Bray’s 5 TD passes lead Tennessee to easy win
November 7, 2010
CPN Member Tyler Bray Leads Vols Into Music City Bowl
December 6, 2010

Bray, Tennessee remain bowl-eligible

 

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(CPN member Tyler Bray passes against Vanderbilt University. His two TD passes led Tennessee to a 24-10 win.)

NASHVILLE, Tenn. – Learning on the job is getting a little more difficult for Tennessee quarterback Tyler Bray. The freshman Tennessee University quarterback, a Citizen Potawatomi Nation member began his career as a starter with two smashing wins. But, on Saturday November 20, he struggled for the first time. Still, he guided the Volunteers to their third straight win for the first time since 2007 and kept the chase for bowl eligibility alive with a 24-10 win over Vanderbilt. “It was just a bad night,” a disappointed Bray said.

Bray completed nine of his first 10 passes and put the Volunteers (5-6, 2-5 Southeastern Conference) up 14-0 over the Commodores (2-9, 1-7) midway through the second quarter with two touchdown passes. But after leading Tennessee to 102 points in wins over Memphis and Mississippi by throwing for 648 yards with eight touchdowns, he threw his first two interceptions as a starter.

That stalled Tennessee’s offense, requiring a late touchdown run from Tauren Poole, set up by a failed onside kick, to clinch the win and send Vanderbilt to its sixth straight loss. “Tyler struggled with his decision-making, and you have to give Vanderbilt a lot of credit for that,” Tennessee coach Derek Dooley said. “You have to give our team a lot of credit. With all the mistakes, we still held them to 10 points and found a way to win, and that’s all that matters.”

Poole’s 28-yard scoring run untouched off left tackle on fourth-and-2 with 1:11 left gave him 99 yards and the Volunteers their fifth straight win over the Commodores and the 27th in 28 games. That scuttled a Vanderbilt rally that was too little, too late. The Commodores haven’t won a home game in the series since 1982 and struggled with offensive consistency much of the night.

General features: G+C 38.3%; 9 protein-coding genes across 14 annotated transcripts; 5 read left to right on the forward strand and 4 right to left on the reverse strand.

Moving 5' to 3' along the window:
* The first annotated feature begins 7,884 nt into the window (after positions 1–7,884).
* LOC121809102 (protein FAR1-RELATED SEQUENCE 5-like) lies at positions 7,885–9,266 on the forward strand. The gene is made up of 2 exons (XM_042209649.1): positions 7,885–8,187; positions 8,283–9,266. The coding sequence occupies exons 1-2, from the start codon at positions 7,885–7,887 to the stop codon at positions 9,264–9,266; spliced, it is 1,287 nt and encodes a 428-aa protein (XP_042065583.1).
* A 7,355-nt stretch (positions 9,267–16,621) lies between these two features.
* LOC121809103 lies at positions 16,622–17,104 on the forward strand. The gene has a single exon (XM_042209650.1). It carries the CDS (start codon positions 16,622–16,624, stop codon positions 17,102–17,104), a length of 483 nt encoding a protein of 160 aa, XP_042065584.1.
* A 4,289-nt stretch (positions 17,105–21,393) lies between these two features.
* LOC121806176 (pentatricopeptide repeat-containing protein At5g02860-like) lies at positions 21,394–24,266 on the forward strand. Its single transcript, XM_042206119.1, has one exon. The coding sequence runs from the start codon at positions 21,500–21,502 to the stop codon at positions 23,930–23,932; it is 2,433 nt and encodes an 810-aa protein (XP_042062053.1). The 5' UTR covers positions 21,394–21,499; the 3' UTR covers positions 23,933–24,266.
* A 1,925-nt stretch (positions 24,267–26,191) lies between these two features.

Vanderbilt blew several opportunities to keep it close with a missed field goal and a blocked field goal in the first three quarters. The team got moving late when coach Robbie Caldwell replaced starting quarterback Larry Smith with Jared Funk. But the Commodores lost two more scoring chances when a wide receiver stepped out of bounds before catching a touchdown pass and Funk threw an interception at the goal line.

Smith completed 11-of-27 passes for just 76 yards, and overall, Vanderbilt’s quarterbacks were 20 of 41 with two picks, continuing a trend of completing less than 50 percent of their passes. “It was very frustrating,” Caldwell said of the offense. “They are working as hard as they can. Sometimes we get out-athleted, sometimes we don’t throw it, sometimes we miss assignments. … It’s all part of the game. Obviously we were struggling throwing the football and had a hard time catching it.”

Bray, who hit 16 of 27 passes for 232 yards, opened the scoring with a 15-yard touchdown pass to Justin Hunter in the first quarter and a 20-yard scoring pass to Denarius Moore. It looked like a rout might be in Vanderbilt’s future when Prentiss Waggner intercepted Smith at the Vanderbilt 32. But, Bray killed that drive and the next with his first interceptions as a starter, snapping his streak of 96 straight passes without a pick. He had trouble connecting with his receivers the rest of the way, leaving the Volunteers vulnerable to a rally.

Bray is the latest in a line of freshmen who have had success as Tennessee’s starting quarterback. He’s one of five freshmen to start for the Vols since 1994, when Peyton Manning began his career in Knoxville. Bray, now 3-0, has held his own with Manning (7-1), Casey Clausen (6-0), Erik Ainge (4-2), and Brent Schaeffer (3-0), but he knows he’s got work to do if he wants to guide Tennessee to the postseason.

His teammates saw little to worry about, however. “I hope you all don’t expect the guy to be perfect,” Tennessee receiver Gerald Jones said. “Every quarterback throws an interception. Yeah, he showed signs of youth, but then again, he still made plays that he normally makes. The guy is not going to be perfect. He is not Peyton Manning. He is going to make freshman mistakes sometimes and he is going to make bad decisions. It is just part of the game.

“Bray wasn’t the only problem for the Vols, though. The running game wasn’t very effective, averaging 3.8 yards per carry. And Tennessee also lost a touchdown when defensive tackle Malik Jackson’s late hit on Smith wiped out Gerald Williams’ interception return for a touchdown. “We made enough mistakes today to last us for a season,” Dooley said.

Through the Vanderbilt game, Bray’s statistics look like this: 78-of-141 passing for 1183 yards, 12 TDs, and five interceptions. Against Memphis, Bray set all-time Tennessee records for a half when he threw for 303 yards and five TDs in the first half.